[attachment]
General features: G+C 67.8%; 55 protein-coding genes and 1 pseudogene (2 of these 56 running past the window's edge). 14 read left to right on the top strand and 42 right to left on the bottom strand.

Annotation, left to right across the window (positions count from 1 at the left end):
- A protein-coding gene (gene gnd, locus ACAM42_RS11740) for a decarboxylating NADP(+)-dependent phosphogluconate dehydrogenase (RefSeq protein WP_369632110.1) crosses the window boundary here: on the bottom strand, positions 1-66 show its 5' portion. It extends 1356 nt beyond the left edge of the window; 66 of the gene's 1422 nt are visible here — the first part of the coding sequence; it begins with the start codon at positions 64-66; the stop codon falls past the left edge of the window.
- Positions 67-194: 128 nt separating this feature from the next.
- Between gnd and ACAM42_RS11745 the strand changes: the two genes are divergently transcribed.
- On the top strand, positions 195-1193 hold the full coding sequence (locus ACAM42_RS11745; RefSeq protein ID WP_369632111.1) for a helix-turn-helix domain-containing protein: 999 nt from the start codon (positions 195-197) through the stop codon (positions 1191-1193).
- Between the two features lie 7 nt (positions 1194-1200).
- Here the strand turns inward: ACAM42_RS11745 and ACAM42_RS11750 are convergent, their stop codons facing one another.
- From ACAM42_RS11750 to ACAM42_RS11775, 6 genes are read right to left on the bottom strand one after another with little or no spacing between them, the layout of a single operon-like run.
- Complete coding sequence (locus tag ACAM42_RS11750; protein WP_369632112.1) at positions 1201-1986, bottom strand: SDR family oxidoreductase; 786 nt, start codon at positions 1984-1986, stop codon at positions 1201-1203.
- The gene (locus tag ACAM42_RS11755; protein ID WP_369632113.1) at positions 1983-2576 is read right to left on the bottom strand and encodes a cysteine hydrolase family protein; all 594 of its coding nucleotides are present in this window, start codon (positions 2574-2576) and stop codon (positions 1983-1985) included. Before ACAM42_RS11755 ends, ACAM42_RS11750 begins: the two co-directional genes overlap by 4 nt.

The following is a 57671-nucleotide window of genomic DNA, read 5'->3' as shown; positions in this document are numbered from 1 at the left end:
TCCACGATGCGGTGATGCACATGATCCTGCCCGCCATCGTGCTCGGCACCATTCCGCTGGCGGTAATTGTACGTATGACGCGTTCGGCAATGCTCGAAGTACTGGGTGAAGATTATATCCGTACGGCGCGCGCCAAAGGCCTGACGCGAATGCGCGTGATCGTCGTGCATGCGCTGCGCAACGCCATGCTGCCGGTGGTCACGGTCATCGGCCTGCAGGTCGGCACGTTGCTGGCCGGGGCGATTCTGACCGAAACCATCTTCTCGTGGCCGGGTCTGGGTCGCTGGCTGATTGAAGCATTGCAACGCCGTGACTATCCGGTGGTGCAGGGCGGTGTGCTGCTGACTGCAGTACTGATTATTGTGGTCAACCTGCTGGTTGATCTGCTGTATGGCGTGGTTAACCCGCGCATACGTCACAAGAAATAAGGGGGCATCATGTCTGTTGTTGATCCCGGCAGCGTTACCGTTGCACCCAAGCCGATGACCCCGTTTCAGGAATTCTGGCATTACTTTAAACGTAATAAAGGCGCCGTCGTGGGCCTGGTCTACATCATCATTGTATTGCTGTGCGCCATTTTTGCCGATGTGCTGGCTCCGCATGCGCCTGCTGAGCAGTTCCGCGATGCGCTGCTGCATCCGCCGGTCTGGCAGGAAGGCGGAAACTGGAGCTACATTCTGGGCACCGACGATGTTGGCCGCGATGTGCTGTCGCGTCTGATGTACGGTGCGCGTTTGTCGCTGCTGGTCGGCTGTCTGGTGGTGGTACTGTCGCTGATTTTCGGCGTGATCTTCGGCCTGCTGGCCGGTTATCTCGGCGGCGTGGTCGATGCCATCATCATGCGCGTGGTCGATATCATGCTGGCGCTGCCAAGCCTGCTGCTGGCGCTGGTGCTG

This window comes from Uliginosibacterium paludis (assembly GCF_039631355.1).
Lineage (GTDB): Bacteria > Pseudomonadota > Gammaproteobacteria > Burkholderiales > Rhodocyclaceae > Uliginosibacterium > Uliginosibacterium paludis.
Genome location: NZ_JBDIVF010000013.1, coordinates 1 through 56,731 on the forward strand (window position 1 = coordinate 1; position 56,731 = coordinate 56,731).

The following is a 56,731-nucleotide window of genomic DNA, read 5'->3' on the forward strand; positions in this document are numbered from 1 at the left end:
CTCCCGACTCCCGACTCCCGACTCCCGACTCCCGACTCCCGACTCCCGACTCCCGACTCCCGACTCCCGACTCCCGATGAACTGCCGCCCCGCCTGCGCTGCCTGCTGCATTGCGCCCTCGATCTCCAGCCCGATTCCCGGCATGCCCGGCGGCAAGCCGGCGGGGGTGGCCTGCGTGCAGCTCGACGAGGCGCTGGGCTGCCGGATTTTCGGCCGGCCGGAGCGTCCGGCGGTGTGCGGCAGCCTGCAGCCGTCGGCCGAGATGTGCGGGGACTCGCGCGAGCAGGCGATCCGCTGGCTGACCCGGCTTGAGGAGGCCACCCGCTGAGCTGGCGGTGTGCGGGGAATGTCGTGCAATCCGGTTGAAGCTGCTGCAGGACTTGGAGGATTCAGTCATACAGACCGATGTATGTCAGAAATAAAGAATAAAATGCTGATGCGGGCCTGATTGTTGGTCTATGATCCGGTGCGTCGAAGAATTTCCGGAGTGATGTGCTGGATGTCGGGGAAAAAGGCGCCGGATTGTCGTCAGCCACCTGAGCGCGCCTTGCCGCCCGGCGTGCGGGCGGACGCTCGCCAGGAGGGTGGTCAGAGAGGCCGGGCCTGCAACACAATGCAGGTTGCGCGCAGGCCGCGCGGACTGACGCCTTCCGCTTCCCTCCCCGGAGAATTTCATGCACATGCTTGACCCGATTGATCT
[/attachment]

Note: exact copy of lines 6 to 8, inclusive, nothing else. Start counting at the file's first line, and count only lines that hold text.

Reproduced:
- On the top strand, positions 195-1193 hold the full coding sequence (locus ACAM42_RS11745; RefSeq protein ID WP_369632111.1) for a helix-turn-helix domain-containing protein: 999 nt from the start codon (positions 195-197) through the stop codon (positions 1191-1193).
- Between the two features lie 7 nt (positions 1194-1200).
- Here the strand turns inward: ACAM42_RS11745 and ACAM42_RS11750 are convergent, their stop codons facing one another.